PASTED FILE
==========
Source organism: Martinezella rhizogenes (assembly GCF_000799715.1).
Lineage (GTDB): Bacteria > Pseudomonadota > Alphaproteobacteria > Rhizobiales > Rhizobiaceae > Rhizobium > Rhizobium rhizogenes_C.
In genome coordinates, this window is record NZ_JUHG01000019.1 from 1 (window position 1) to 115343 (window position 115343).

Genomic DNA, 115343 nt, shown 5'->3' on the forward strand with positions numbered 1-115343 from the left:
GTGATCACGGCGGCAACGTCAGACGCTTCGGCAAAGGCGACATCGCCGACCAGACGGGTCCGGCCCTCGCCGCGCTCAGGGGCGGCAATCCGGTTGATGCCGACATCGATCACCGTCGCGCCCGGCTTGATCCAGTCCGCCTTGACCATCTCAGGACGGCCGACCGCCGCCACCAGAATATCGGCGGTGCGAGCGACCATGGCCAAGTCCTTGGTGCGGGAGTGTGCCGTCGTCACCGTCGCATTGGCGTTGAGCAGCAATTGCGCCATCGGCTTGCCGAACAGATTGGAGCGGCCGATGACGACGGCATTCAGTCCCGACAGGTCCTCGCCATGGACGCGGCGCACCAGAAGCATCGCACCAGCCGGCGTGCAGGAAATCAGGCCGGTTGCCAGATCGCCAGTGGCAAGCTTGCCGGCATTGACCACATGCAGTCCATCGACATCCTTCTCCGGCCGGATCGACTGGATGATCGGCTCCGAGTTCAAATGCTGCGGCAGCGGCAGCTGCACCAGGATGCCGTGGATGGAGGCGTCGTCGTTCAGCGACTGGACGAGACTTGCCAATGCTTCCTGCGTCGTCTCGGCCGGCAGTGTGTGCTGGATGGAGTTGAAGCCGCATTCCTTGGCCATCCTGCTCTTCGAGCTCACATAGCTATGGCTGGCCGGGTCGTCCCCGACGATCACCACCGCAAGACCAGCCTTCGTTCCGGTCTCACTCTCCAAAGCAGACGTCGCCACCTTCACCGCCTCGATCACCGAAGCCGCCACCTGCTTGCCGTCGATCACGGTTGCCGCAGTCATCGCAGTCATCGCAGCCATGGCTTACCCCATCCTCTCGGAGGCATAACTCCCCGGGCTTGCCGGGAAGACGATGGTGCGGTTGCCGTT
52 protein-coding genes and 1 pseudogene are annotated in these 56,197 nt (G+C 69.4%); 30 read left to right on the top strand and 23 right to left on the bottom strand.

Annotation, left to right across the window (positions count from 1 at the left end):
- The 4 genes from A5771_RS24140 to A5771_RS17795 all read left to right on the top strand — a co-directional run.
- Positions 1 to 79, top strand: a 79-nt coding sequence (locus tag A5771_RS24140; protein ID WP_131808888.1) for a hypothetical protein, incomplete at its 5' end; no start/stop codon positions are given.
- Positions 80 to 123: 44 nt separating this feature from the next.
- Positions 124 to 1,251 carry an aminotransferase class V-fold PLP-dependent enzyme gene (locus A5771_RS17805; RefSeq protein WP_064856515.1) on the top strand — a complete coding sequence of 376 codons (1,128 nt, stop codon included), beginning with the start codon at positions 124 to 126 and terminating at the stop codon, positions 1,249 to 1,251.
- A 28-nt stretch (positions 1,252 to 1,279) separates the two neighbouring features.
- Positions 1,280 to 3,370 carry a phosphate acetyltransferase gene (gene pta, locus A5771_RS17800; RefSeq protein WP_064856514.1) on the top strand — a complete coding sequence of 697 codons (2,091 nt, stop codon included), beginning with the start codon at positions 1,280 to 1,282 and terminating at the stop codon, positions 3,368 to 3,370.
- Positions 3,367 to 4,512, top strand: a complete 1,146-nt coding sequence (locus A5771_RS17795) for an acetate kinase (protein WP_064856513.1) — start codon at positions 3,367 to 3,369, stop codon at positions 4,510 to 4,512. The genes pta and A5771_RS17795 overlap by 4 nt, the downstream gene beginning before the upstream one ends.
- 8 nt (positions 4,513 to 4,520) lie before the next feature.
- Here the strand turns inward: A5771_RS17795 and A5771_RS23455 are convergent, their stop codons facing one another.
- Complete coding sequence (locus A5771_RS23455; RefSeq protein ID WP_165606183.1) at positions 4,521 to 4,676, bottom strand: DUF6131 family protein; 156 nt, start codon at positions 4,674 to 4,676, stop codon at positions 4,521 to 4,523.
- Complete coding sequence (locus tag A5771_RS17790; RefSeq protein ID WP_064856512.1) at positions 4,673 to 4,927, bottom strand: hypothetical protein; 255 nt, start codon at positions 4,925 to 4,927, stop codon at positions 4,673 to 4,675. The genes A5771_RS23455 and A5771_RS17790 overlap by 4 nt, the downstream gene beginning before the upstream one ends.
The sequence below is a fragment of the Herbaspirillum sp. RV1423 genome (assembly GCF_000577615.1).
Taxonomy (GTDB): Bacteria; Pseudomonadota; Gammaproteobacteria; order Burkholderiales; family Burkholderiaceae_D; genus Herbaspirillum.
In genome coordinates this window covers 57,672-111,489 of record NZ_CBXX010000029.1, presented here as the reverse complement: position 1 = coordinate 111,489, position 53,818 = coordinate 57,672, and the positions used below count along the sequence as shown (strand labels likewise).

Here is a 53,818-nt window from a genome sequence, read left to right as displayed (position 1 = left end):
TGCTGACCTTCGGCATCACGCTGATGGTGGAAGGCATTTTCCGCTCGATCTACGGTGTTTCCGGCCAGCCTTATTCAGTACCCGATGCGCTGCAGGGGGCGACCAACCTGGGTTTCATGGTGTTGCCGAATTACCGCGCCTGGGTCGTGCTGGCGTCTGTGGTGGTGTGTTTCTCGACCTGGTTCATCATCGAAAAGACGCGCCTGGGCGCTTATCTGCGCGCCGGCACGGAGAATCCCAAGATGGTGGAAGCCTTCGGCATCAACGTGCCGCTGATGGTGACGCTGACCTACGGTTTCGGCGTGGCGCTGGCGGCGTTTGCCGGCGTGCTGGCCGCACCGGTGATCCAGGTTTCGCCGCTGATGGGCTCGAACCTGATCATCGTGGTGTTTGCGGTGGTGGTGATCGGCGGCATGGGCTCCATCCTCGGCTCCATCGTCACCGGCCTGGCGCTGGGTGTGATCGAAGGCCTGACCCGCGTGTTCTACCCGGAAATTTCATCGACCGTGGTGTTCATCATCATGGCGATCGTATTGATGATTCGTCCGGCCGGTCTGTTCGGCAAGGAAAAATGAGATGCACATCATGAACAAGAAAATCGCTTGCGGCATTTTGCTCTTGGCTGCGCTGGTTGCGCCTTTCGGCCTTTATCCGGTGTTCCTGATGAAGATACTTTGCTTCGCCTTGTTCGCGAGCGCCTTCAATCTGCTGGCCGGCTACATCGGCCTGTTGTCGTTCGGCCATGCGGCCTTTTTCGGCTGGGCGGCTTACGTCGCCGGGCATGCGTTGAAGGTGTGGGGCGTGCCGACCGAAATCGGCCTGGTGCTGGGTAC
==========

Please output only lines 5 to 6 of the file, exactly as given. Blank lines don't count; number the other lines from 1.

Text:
GTGATCACGGCGGCAACGTCAGACGCTTCGGCAAAGGCGACATCGCCGACCAGACGGGTCCGGCCCTCGCCGCGCTCAGGGGCGGCAATCCGGTTGATGCCGACATCGATCACCGTCGCGCCCGGCTTGATCCAGTCCGCCTTGACCATCTCAGGACGGCCGACCGCCGCCACCAGAATATCGGCGGTGCGAGCGACCATGGCCAAGTCCTTGGTGCGGGAGTGTGCCGTCGTCACCGTCGCATTGGCGTTGAGCAGCAATTGCGCCATCGGCTTGCCGAACAGATTGGAGCGGCCGATGACGACGGCATTCAGTCCCGACAGGTCCTCGCCATGGACGCGGCGCACCAGAAGCATCGCACCAGCCGGCGTGCAGGAAATCAGGCCGGTTGCCAGATCGCCAGTGGCAAGCTTGCCGGCATTGACCACATGCAGTCCATCGACATCCTTCTCCGGCCGGATCGACTGGATGATCGGCTCCGAGTTCAAATGCTGCGGCAGCGGCAGCTGCACCAGGATGCCGTGGATGGAGGCGTCGTCGTTCAGCGACTGGACGAGACTTGCCAATGCTTCCTGCGTCGTCTCGGCCGGCAGTGTGTGCTGGATGGAGTTGAAGCCGCATTCCTTGGCCATCCTGCTCTTCGAGCTCACATAGCTATGGCTGGCCGGGTCGTCCCCGACGATCACCACCGCAAGACCAGCCTTCGTTCCGGTCTCACTCTCCAAAGCAGACGTCGCCACCTTCACCGCCTCGATCACCGAAGCCGCCACCTGCTTGCCGTCGATCACGGTTGCCGCAGTCATCGCAGTCATCGCAGCCATGGCTTACCCCATCCTCTCGGAGGCATAACTCCCCGGGCTTGCCGGGAAGACGATGGTGCGGTTGCCGTT
52 protein-coding genes and 1 pseudogene are annotated in these 56,197 nt (G+C 69.4%); 30 read left to right on the top strand and 23 right to left on the bottom strand.